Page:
Fully electric vehicles are becoming less of a premium item and more of an option for average car consumers, we’re sure to see more of them populate our streets. With a number of 280,000 EVs currently in the U.S. and growing, drivers will need more of a supporting infrastructure. Otherwise, EV owners are limited to a small number of local charging stations that will quickly become overwhelmed, what’s the point of having an electric car if you can’t go anywhere?
This is the reason why BMW and Volkswagen have teamed up with ChargePoint to create express charging corridors along the east and west coast’s most traveled routes. The initiative is designed to increase the number of direct current fast charging stations along these routes to make long trips in electric vehicles much easier.
“With strategically-placed stations where drivers need them, these express charging corridors will give EV drivers the freedom to go farther and have an EV as their only car without limitation,” said Pasquale Romano, ChargePoint CEO.
The east coast corridor will run along I-95, connecting Boston and Washington, D.C. at first, while the west coast corridor will connect areas of Portland, San Francisco, Los Angeles, and San Diego. Installations will be spaced no less than 50 miles apart. Nearly 100 ports will be installed in the first phase, which is expected to be complete by the end of this year.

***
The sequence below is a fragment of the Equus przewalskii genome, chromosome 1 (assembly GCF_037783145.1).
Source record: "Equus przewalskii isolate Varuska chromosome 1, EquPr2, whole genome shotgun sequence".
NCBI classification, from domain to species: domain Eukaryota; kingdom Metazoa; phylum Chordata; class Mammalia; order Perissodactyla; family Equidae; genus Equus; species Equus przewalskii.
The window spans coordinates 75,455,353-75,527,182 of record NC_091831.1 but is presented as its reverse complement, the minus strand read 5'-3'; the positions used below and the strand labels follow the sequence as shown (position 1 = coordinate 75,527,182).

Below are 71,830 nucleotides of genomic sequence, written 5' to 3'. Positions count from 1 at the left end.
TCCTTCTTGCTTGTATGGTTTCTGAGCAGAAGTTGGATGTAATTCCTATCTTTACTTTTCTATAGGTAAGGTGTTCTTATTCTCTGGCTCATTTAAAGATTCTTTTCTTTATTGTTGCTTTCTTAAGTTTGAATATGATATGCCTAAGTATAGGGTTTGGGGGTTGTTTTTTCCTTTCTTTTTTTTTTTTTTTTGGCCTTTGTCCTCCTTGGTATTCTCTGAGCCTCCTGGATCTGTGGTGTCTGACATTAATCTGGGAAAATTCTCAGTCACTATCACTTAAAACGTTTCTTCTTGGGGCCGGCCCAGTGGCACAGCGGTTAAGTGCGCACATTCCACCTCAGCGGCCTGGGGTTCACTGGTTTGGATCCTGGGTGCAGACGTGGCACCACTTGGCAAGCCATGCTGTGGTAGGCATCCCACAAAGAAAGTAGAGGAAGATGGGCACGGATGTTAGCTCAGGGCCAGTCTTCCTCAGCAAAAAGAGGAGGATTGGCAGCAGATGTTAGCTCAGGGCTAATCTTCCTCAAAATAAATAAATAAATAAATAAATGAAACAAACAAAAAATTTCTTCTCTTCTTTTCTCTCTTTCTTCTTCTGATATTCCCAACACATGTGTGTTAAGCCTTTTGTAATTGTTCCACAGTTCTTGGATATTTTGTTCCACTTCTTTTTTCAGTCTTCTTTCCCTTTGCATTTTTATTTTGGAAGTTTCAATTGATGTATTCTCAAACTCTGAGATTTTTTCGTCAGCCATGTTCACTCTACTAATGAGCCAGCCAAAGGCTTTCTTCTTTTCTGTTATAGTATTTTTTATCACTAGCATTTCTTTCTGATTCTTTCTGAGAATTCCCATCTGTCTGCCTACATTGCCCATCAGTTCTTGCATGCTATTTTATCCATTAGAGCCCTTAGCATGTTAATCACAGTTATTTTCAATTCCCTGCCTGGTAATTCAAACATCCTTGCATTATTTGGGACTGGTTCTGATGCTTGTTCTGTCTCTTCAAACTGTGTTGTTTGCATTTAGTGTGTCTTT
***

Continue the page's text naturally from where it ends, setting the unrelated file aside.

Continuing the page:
Each location will have up to two 50kW direct current fast chargers, so vehicles like the BMW i3 And the VW E-Golf can get 80 percent worth of charge in 20 minutes. Cars that don’t have the DC fast charging capabilities can still use the standard “level 2” chargers, which can get them around 25 miles worth of range from an hour’s worth of charge.
Installations on the west coast have already started, with the first one set up in San Diego County. They’ll be publicly available, but anyone looking to use them will have to setup a ChargPoint account. They can then pay with a ChargePoint or ChargeNow card or with the ChargePoint mobile app.